At the same time, Budelmann ensures that students confront, and begin to practice, the many technical skills that serious engagement with the almost invariably fragmentary remains of lyric poetry requires. The introduction to each poem includes not only a general overview of the work, but a “source” section detailing the context(s) of the text’s preservation (though a more thorough discussion of provenance would have been welcome in certain cases) and a dedicated section on “metre” which not only outlines the structure but discusses, often in some detail, the nuances and possible implications of the metrical schema. In addition, an open dialogue between apparatus criticus and notes discussing textual interventions invites students to scrutinize (and perhaps even take a turn at) the sausage-making process that produces the modern editions of these poems. Budelmann’s instruction and insights will benefit students of all levels and his unfailingly unpretentious tone will encourage many to delve into facets of these text which might otherwise see too daunting.
For all of its utility regarding the nuts and bolts of reading Greek lyric, the real value of Budelmann’s volume goes beyond mere practical instruction. His interventions consistently reflect an interpretive prowess and aversion to dogma that will be familiar to many from Budelmann’s other work. Thematic reflections in the introductions to individual poems encourage students to approach texts with an eye to interpretation as well as comprehension, as with the helpful indication of the shifting geographic focus of Anacreon 348 PMG (190) or the diversity of perspectives taken in Stesichorus’ Geryoneis (155–6). Lemmatic comments help students to maintain this critical awareness; deceptively simple references to ring composition or metaphoric expression draw attention to the complex structures and thematic developments within a given work.
It is with respect to his interpretive perspective that Budelmann’s work will, I think, have the greatest positive influence on our field. Budelmann’s approach to Greek lyric is stubbornly, one might even say radically, non-doctrinaire. He neither authorizes nor condemns the various theoretical approaches that have been ventured over the past half-century – formalism, structuralism, new historicism; rather he assembles what is best of each, providing an interpretive toolkit that makes space for the individual curiosity and creativity of his readers, no matter how green. The methodological openness that undergirds the volume as a whole is epitomized by the insistently heterogeneous portrait of lyric that launches the general introduction. Eschewing any essentializing definition of what “lyric is”, Budelmann employs the more malleable rubric of “lyric as” to explore the many lenses through which Greek song can be viewed. Such unaffected broad-mindedness will come as a breath of fresh air to those accustomed to the demands of ideological purity that creep into much scholarship on Greek lyric.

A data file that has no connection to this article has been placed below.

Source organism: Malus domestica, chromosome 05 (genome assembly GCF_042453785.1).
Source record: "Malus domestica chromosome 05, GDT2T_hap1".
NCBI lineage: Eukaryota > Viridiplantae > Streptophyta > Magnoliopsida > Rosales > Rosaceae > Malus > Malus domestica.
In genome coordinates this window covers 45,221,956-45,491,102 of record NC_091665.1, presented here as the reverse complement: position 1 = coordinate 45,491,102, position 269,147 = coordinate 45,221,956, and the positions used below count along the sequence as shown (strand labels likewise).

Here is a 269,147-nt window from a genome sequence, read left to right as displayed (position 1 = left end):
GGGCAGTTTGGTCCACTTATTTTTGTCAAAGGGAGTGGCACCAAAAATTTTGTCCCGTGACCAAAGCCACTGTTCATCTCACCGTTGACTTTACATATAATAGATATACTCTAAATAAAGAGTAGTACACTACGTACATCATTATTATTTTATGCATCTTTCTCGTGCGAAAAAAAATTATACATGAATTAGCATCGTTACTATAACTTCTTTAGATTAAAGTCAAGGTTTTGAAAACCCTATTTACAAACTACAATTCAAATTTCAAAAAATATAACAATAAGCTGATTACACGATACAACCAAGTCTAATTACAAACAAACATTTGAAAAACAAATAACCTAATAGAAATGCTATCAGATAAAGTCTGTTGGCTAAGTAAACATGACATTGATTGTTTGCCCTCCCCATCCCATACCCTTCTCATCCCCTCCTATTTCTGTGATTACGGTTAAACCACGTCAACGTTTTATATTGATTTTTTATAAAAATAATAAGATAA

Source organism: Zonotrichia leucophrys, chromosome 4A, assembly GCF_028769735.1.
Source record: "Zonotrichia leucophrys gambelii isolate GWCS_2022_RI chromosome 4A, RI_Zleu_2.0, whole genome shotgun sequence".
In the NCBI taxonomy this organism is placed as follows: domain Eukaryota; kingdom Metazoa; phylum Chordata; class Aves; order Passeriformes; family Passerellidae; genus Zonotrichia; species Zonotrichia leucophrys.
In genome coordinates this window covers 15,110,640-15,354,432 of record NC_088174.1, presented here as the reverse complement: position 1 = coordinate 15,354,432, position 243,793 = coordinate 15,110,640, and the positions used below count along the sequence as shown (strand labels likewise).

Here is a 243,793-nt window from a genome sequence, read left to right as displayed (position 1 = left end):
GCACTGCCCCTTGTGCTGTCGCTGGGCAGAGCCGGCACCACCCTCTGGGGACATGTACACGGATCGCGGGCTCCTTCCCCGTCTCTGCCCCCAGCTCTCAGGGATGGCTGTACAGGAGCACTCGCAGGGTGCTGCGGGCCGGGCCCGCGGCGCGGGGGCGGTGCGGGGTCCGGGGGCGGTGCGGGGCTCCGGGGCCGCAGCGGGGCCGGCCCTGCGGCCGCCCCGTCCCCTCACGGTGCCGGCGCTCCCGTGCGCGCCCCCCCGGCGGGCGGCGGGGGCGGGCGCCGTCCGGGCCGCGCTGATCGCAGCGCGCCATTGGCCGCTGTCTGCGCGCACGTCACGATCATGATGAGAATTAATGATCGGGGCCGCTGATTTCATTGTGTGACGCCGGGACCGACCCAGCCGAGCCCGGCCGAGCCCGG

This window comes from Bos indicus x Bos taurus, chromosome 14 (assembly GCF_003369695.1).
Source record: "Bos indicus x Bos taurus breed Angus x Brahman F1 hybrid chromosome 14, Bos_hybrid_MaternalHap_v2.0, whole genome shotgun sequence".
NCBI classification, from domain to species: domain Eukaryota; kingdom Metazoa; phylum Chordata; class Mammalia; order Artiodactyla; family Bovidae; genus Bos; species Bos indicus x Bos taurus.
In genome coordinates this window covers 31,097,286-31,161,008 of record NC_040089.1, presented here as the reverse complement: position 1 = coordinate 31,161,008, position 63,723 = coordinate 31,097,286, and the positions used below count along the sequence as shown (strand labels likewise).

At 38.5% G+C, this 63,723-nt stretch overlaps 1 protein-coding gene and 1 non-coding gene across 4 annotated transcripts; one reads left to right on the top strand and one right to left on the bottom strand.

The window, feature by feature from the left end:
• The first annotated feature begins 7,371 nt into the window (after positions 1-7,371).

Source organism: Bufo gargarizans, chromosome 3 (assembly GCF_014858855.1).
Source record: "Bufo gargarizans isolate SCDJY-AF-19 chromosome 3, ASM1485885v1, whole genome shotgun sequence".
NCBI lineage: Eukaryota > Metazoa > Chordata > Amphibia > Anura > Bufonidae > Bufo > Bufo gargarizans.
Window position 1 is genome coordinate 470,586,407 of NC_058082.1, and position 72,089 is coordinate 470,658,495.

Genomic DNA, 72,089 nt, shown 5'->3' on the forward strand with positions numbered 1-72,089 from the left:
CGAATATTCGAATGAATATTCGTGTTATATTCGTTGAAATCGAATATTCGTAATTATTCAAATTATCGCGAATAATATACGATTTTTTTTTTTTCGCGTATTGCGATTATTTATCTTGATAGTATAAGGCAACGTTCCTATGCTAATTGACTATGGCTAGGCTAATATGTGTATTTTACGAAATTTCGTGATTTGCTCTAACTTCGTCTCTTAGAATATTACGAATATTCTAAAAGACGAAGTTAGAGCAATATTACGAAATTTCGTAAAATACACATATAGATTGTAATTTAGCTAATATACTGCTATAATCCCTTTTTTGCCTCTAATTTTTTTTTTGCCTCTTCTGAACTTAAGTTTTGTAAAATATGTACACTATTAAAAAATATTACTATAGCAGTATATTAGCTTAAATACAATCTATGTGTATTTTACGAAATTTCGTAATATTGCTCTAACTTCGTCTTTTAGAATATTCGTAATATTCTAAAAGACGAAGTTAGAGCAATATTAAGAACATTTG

There is only one respect in which Budelmann’s volume does not unequivocally supersede its predecessor, and that is with regard to its somewhat more limited selection. Firstly, Budelmann’s work includes only works of lyric stricto sensu, excluding the many iambic and elegiac authors treated by Campbell. Bacchylides is also omitted, since he (like his contemporary Pindar) is the subject of a dedicated commentary in the Green and Yellow series. Of the authors who remain, each is represented by fewer works than are found in Campbell. So, e.g., Budelmann includes two works by Alcman compared to Campbell’s twelve; five by Anacreon compared to Campbell’s seventeen. That said, Budelmann does include a substantial section of Timotheus’ Persians, which is entirely absent from Campell, and the relative amplitude of Budelmann’s selections from carmina popularia and convivalia help to give a more rounded sense of the types of song that filled the Greek-speaking world. Furthermore, despite its more limited scope, Budelmann’s volume contains more than enough material to fill an undergraduate course. The primary upshot of Budelmann’s reduced coverage is, therefore, that the ubiquitous graduate reading list entry “Lyric —selections from Campbell” will not soon be updated to “Lyric—selections from Budelmann”. But in every other respect, Budelmann has produced a commentary that should become the first port of call for the study of Greek lyric poetry.